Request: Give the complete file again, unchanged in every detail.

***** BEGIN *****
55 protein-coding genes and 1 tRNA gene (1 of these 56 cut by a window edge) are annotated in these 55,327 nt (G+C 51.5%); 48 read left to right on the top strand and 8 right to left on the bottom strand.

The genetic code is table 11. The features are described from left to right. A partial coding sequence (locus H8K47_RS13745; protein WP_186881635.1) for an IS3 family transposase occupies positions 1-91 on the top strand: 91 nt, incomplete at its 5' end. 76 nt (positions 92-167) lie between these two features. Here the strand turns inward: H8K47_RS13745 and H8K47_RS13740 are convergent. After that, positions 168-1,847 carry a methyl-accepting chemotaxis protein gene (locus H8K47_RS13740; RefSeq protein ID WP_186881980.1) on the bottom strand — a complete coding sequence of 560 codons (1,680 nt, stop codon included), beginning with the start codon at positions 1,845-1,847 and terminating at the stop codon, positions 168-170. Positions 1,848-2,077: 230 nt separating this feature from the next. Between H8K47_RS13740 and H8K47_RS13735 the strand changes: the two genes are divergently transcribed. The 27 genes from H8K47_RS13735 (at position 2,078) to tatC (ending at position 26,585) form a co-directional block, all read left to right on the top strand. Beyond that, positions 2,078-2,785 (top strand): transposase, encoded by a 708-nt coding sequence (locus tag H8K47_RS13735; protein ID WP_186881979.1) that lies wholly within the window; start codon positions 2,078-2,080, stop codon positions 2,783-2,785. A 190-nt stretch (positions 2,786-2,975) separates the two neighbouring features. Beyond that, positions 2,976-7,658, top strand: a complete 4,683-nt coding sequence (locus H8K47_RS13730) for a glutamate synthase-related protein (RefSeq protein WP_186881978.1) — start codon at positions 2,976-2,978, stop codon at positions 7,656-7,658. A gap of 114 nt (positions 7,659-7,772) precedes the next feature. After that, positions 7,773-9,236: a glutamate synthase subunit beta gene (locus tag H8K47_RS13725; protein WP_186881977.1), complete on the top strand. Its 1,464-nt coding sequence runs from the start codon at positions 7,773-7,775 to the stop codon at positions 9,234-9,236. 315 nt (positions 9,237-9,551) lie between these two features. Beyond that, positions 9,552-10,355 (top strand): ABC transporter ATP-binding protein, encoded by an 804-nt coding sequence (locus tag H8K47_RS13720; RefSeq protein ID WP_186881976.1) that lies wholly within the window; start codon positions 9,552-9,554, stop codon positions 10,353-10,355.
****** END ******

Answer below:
55 protein-coding genes and 1 tRNA gene (1 of these 56 cut by a window edge) are annotated in these 55,327 nt (G+C 51.5%); 48 read left to right on the top strand and 8 right to left on the bottom strand.

The genetic code is table 11. The features are described from left to right. A partial coding sequence (locus H8K47_RS13745; protein WP_186881635.1) for an IS3 family transposase occupies positions 1-91 on the top strand: 91 nt, incomplete at its 5' end. 76 nt (positions 92-167) lie between these two features. Here the strand turns inward: H8K47_RS13745 and H8K47_RS13740 are convergent. After that, positions 168-1,847 carry a methyl-accepting chemotaxis protein gene (locus H8K47_RS13740; RefSeq protein ID WP_186881980.1) on the bottom strand — a complete coding sequence of 560 codons (1,680 nt, stop codon included), beginning with the start codon at positions 1,845-1,847 and terminating at the stop codon, positions 168-170. Positions 1,848-2,077: 230 nt separating this feature from the next. Between H8K47_RS13740 and H8K47_RS13735 the strand changes: the two genes are divergently transcribed. The 27 genes from H8K47_RS13735 (at position 2,078) to tatC (ending at position 26,585) form a co-directional block, all read left to right on the top strand. Beyond that, positions 2,078-2,785 (top strand): transposase, encoded by a 708-nt coding sequence (locus tag H8K47_RS13735; protein ID WP_186881979.1) that lies wholly within the window; start codon positions 2,078-2,080, stop codon positions 2,783-2,785. A 190-nt stretch (positions 2,786-2,975) separates the two neighbouring features. Beyond that, positions 2,976-7,658, top strand: a complete 4,683-nt coding sequence (locus H8K47_RS13730) for a glutamate synthase-related protein (RefSeq protein WP_186881978.1) — start codon at positions 2,976-2,978, stop codon at positions 7,656-7,658. A gap of 114 nt (positions 7,659-7,772) precedes the next feature. After that, positions 7,773-9,236: a glutamate synthase subunit beta gene (locus tag H8K47_RS13725; protein WP_186881977.1), complete on the top strand. Its 1,464-nt coding sequence runs from the start codon at positions 7,773-7,775 to the stop codon at positions 9,234-9,236. 315 nt (positions 9,237-9,551) lie between these two features. Beyond that, positions 9,552-10,355 (top strand): ABC transporter ATP-binding protein, encoded by an 804-nt coding sequence (locus tag H8K47_RS13720; RefSeq protein ID WP_186881976.1) that lies wholly within the window; start codon positions 9,552-9,554, stop codon positions 10,353-10,355.